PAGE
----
How to Have a More Productive Office

The issue of workplace productivity has been discussed and debated for many years now, but in reality, just how much closer is the ‘average business organization’ to realizing the ‘productive office’ after all these years of conjecture and debate?

By the looks of things, not much if any closer at all, however, there have been some excellent ideas thrown about to consider. Of these often hyped and touted ideas, one stands out head and shoulders above the rest; the concept of balance in the workplace – a balanced mix of collaboration and focus.

Employees, in many business organizations, need a balanced mixture of collaboration – an environment in which they can brainstorm and throw ideas about – as well as focus – an environment conducive for concentrating on the task at hand.

According to Janet Pogue at Gensler, an international architecture and design firm, a balanced workplace is within the reach of all business organisations and not only giants like Facebook and Google with theirtricked-out, amenity-saturated offices”.

Here are four areas to work at improving.

1. Balance

In this regard she’s an exponent of spaces with an intuitive feel, “which enable you to seamlessly keep working.” This doesn’t involve a drastic overhaul of the entire office, but rather outfitting each room with the right tools.

2. Choice

“Having the ability to pick up and move, or having the ability to signal to others ‘don’t interrupt me’ by putting on headphones is really important.” This involves

empowering employees with the choice of where in the office they’ll settle down to do their work.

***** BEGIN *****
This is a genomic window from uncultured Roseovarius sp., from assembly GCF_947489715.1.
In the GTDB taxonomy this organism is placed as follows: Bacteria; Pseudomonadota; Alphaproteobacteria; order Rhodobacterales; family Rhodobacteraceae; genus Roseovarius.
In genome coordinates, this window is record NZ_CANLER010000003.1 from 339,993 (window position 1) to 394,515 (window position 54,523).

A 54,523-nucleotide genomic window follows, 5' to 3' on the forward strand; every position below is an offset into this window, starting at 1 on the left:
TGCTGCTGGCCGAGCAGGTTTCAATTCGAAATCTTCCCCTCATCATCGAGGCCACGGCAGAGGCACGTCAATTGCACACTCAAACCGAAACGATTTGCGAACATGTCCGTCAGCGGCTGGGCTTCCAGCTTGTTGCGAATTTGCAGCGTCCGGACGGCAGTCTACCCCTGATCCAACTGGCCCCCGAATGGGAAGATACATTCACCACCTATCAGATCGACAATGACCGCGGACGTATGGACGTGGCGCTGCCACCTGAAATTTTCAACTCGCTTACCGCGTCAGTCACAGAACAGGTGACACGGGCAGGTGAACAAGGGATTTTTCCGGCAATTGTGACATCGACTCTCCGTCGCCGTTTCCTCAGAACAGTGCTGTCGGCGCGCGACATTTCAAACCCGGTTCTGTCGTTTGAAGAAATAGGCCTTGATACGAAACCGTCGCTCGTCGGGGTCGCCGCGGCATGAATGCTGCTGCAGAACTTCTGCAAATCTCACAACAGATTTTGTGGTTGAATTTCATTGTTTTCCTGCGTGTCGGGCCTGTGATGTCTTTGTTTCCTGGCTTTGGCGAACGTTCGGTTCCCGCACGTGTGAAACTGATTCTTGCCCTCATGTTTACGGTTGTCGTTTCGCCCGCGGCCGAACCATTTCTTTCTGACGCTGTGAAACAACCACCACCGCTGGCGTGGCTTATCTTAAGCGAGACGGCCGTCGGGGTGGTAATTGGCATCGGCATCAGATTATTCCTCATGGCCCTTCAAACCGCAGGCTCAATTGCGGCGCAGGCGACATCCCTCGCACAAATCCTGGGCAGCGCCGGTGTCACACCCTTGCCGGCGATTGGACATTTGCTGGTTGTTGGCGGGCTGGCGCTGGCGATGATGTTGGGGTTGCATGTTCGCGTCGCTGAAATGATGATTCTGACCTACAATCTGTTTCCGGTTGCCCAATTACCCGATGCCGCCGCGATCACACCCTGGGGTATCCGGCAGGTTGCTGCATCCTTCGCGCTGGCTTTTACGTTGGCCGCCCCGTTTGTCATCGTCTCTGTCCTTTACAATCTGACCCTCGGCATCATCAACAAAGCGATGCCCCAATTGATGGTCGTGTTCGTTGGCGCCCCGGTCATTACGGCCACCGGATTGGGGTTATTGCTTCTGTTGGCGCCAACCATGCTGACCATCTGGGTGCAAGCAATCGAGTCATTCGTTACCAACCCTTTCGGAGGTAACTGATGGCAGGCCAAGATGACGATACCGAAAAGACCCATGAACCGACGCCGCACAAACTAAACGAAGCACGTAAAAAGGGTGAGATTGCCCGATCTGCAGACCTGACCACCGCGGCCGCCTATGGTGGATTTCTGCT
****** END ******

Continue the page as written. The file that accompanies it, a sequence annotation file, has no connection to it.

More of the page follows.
3. Focus

Pogue advises creating a space in the office in which employees can work without distractions or interruptions that would detract from their ability to concentrate on their work. This, however, doesn’t involve ‘the cubicle’.

4. Interaction

Interaction is a big issue these days and a sub-issue that’s arisen in recent years concerns how to promote interaction amongst ‘non-mingling types’ who won’t go out of their way to interact with others.

Pogue advises installing areas, like the coffee machine, in a centralized area – much like Steve Jobs did at Pixar’s offices by placing their single bathroom in the middle of the building to encourage interaction.

Further workplace issues that affect productivity

Research into the subject of workplace productivity has identified a number of factors that have a negative effect on productivity in the workplace, some of which business managers can adjust with the aim of creating a workplace environment that’s more conducive to productivity.

1. Noise reduction

This is the most obvious problem with the ‘open office’, though there are solutions available including, as discussed above, creating a space where employees can retreat to and work without distractions.

2. Lighting and glare

Natural lighting good, artificial lighting bad – it’s nearly that simple.

Whilst natural light leaves workers feeling revitalised and may even promote better sleep patterns, artificial light has been found to bring on a feeling of drowsiness.

Some scientists have theorised that artificial lighting disrupts the body’s circadian rhythms which results in people falling out of sync with the sun.

3. Room temperature

It stands to reason that room temperature affects employees’ productivity levels for better or for worse, with studies on the subject identifying a room temperature of between 71 and 77 degrees as the optimum temperature for maximized productivity.

4. Comfort

Ergonomics is a design concept you would have heard of, but how much thought have you given it?

Studies have long shown that employees are more productive when they’re comfortable, so outfit the office with ergonomic furniture and encourage your employees to adjust, adjust and adjust some more until they get the right distance, height, etc.

5. Colour

If you have control over the colour your office walls are painted – you will if your business ‘works from’ virtual offices in London – this is an area to look into further.

Studies have long proven that colour affects people’s moods, for example red makes people feel hostile – that’s out unless you’re involved in the defense sector – whilst white is open and neutral – though somewhat sterile – and yellow is bright, cosy and stimulating.

A more productive office is within your reach – you just have to implement the right changes.